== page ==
Non-State Actors, Soft Law and Protective Regimes: From the Margins

Non-State Actors, Soft Law and Protective Regimes: From the Margins

  • £3.79
  • Save £68

Cambridge University Press, 8/9/2012
EAN 9781107021853, ISBN10: 1107021855

Hardcover, 318 pages, 22.8 x 15.2 x 1.9 cm
Language: English

By offering critical perspectives of normative developments within international law, this volume of essays unites academics from various disciplines to address concerns regarding the interpretation and application of international law in context. The authors present common challenges within international criminal law, human rights, environmental law and trade law, and point to unintended risks and consequences, in particular for vulnerable interests such as women and the environment. Omissions within normative or institutional frameworks are highlighted and the importance of addressing accountability of state and non-state actors for violations or regressions of minimum protection guarantees is underscored. Overall, it advocates harmonisation over fragmentation, pursuant to the aspiration of asserting the interests of our collective humanity without necessarily advocating an international constitutional order.

Introduction Cecilia M. Bailliet
Part I. Protection Gaps within International Criminal Law
1. Creating international law
gender as new paradigm Catherine MacKinnon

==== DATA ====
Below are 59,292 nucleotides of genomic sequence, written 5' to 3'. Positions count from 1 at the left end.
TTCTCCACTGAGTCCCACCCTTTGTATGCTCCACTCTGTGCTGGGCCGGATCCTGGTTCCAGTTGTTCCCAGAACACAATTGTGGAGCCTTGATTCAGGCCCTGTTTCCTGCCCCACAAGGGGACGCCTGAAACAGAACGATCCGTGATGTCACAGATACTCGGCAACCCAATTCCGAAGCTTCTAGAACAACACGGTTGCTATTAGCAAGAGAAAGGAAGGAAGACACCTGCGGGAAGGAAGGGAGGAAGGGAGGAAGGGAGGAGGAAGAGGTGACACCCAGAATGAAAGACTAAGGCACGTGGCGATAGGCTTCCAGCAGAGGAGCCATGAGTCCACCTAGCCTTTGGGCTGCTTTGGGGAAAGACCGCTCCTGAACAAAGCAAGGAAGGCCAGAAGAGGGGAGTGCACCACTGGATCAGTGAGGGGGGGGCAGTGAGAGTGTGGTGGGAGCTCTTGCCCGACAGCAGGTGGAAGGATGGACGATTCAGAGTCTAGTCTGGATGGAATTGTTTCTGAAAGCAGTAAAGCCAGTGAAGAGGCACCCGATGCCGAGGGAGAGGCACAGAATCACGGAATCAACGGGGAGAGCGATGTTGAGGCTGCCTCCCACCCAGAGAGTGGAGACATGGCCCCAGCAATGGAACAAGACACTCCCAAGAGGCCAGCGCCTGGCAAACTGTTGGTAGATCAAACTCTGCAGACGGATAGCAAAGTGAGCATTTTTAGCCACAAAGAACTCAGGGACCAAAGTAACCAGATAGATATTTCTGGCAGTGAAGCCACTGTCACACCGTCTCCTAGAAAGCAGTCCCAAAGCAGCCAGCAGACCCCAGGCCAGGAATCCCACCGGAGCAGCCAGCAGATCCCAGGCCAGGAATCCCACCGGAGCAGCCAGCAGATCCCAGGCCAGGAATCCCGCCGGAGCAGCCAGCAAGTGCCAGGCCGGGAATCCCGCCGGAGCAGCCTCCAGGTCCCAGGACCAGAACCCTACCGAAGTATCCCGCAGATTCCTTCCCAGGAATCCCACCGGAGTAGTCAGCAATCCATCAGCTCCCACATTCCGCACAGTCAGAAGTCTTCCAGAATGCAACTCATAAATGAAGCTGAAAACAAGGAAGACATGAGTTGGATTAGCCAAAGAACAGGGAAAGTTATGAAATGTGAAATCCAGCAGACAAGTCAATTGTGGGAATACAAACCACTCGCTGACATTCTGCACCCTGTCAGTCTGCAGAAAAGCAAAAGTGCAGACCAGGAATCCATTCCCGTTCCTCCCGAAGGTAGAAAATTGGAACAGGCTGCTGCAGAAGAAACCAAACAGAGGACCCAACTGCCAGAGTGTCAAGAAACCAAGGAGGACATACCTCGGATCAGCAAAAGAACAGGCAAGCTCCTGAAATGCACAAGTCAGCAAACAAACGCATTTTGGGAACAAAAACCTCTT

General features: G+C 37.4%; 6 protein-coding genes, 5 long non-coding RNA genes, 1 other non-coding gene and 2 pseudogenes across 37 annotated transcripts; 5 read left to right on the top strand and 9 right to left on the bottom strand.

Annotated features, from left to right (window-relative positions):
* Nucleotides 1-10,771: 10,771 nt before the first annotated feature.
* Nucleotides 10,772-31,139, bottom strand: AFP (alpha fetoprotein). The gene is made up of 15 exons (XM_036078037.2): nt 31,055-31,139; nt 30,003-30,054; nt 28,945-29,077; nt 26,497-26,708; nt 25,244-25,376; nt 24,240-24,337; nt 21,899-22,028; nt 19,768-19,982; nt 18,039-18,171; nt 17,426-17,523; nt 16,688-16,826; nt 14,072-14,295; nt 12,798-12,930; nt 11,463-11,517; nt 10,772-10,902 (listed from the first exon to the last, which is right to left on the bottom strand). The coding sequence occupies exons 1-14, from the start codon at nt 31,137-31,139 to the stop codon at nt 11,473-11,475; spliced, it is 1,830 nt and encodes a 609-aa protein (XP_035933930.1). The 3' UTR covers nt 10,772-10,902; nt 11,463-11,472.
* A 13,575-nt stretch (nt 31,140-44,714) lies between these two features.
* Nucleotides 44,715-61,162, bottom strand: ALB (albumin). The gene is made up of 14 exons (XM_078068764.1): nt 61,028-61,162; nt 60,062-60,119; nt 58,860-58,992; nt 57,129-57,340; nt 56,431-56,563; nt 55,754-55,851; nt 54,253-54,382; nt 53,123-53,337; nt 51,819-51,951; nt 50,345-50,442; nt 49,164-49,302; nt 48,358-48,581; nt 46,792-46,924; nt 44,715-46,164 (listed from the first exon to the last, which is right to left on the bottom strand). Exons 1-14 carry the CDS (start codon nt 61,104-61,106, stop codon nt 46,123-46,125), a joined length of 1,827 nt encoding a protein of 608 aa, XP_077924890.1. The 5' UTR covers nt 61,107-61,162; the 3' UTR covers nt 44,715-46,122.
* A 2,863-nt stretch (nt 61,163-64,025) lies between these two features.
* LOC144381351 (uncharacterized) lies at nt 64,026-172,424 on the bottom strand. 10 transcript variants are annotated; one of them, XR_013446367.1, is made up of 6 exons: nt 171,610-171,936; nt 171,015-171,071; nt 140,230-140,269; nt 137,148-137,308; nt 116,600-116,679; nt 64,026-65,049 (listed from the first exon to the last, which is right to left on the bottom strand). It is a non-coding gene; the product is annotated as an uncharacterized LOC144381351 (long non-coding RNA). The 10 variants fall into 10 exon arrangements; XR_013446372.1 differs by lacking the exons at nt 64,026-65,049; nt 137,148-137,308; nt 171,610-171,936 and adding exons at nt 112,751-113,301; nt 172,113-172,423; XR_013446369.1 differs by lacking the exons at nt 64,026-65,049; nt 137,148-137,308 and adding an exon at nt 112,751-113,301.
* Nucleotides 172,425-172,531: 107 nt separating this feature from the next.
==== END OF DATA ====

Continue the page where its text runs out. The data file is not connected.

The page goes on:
2. Legal redress for children on the front line
the invisibility of the female child Christine Byron
3. Understanding the post-conflict terrain for women in the context of prevailing gender hierarchies
stereotypes and masculinities Fionnuala Ni Aoláin
4. Who is the most able and willing? Complementarity and victim reparations at the International Criminal Court Edda Kristjánsdóttir
Part II. Measuring the Impact of Non-State Actors within International Human Rights
5. What is to become of the human rights-based international order within an age of neo-medievalism? Cecilia M. Bailliet
6. Productive tensions
women's rights NGOs, the 'mainstream' human rights movement, and international lawmaking Karima Bennoune
7. Transnational lawmaking in Oslo - Norwegian-Pakistani women at the interface Anne Hellum
Part III. Confronting the Challenge of Environmental Protection, Climate Change, and Sustainable Development
New Actors and Shifting Norms
8. The creation of international law of climate change
complexities of sub-state actors Hari M. Osofsky
9. International environmental law and soft law
a new direction or a contradiction? Sumudu Atapattu
10. Assuming away the problem
grappling with the vexing relationship between international trade and environmental protection Rebecca Bratspies
11. Quo vadis, Europe? The significance of sustainable development as objective, principle and rule of EU law Beate Sjåfjell
12. Conclusion Hilary Charlesworth.